Roger Alton Roger Alton

Eddie Howe for England

The Bournemouth manager has exactly what it takes to lead the national team

The name of Jozef Venglos won’t mean much to most of us apart from a few Aston Villa completists with long memories, and possibly Prince William, though by all accounts the amiable Czech is a pretty stand-up guy. He was also the first foreigner to take charge of an English top-flight club. It wasn’t much of a success, and his year at Villa (1990-91) left them two places above the relegation zone. (Sound familiar?) Now of course you can’t move for foreign managers: on the style pages, the food pages, the news pages — and jabbing each other in the technical areas.

It’s not a great time for English managers (not to say England managers) right now but wouldn’t you like to see Premier League clubs put more faith in them? Not out of jingoism, but because they are more talented than they are given credit for. There seems to be a mentality that unless you are foreign, flamboyant and cost a fortune, you can’t be any good. Don’t judge every-one by Sam Allardyce: he was a poor choice in the first place, a verdict borne out by his dismal first game in charge. There’s an easy case to be made that the manager of the moment is not Pep or Arsène, Jurgen or Mauricio, and certainly not scowly old José, but brave, thoughtful, sunny Eddie Howe of Bournemouth. He kept his south-coast nippers up last season, and given his resources, that was every bit the equal of what Claudio Ranieri achieved at Leicester (with a team bequeathed to him by another Englishman, Nigel Pearson).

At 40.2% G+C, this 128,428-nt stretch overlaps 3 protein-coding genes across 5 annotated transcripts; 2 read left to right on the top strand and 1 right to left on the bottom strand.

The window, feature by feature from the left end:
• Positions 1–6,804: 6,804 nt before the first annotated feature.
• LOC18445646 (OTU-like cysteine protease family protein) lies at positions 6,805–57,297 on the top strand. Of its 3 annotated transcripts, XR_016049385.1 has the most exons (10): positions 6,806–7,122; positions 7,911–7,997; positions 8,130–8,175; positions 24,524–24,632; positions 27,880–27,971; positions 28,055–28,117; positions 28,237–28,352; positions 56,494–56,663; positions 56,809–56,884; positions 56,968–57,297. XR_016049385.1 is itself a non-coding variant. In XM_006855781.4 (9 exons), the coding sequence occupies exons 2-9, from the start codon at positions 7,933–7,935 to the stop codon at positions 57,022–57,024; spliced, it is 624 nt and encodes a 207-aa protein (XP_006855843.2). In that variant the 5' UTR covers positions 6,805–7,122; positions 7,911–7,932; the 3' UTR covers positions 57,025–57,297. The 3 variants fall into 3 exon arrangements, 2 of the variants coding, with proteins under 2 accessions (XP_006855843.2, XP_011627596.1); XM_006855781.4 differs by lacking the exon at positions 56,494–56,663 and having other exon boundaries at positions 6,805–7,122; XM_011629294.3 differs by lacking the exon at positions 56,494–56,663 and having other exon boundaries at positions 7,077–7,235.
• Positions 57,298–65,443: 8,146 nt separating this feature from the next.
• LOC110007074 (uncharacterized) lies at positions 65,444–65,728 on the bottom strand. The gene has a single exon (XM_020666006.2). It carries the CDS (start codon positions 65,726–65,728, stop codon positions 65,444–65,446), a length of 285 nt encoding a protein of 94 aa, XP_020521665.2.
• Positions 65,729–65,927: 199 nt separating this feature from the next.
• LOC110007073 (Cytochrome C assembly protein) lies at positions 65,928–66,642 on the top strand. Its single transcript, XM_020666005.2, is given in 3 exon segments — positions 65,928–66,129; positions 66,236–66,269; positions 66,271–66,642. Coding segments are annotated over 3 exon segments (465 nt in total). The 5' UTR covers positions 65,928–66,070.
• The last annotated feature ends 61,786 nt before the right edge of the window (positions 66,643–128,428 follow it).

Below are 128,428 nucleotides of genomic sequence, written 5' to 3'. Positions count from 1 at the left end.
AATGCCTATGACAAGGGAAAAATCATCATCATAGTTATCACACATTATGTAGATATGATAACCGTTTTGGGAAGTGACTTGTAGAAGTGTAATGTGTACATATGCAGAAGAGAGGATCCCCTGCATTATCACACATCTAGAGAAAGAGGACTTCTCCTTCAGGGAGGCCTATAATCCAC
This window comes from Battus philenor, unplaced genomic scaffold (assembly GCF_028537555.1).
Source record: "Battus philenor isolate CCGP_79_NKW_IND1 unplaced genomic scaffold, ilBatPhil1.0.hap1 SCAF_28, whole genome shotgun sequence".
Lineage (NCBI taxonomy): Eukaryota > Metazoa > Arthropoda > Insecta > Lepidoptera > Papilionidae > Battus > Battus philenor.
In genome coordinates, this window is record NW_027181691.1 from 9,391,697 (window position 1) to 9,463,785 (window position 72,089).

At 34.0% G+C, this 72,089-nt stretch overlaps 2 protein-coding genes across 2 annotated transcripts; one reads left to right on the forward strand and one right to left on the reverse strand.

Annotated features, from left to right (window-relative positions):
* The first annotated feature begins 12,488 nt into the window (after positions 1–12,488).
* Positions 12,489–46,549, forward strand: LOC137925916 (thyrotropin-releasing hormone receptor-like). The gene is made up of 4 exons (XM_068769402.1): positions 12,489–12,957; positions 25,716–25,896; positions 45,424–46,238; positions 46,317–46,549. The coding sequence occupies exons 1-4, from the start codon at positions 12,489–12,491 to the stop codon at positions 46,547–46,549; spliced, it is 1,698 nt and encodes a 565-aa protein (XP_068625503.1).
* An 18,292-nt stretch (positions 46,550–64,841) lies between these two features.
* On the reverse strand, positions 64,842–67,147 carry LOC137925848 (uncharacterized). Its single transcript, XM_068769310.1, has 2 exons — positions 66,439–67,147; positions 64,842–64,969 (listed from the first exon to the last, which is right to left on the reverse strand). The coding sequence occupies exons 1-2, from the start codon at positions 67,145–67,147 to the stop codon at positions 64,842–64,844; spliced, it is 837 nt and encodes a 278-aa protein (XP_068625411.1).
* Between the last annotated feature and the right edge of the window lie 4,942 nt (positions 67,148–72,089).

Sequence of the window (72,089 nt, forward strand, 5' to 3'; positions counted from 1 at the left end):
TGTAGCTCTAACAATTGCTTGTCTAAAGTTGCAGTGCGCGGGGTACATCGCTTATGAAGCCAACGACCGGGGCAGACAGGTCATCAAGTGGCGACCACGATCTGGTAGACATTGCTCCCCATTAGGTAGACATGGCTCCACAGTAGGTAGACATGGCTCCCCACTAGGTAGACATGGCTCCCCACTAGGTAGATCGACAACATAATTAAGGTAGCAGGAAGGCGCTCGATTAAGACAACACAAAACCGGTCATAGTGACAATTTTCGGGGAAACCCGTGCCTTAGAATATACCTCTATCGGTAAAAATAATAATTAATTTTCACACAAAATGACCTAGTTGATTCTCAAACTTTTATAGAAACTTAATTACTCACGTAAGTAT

Bournemouth’s win over high-riding Everton last weekend typified what Howe manages to squeeze out of his modest and largely British–born squad. It’s all about quick thinking, quick movement and quick-passing: everything that England under Hodgson and Allardyce don’t do.

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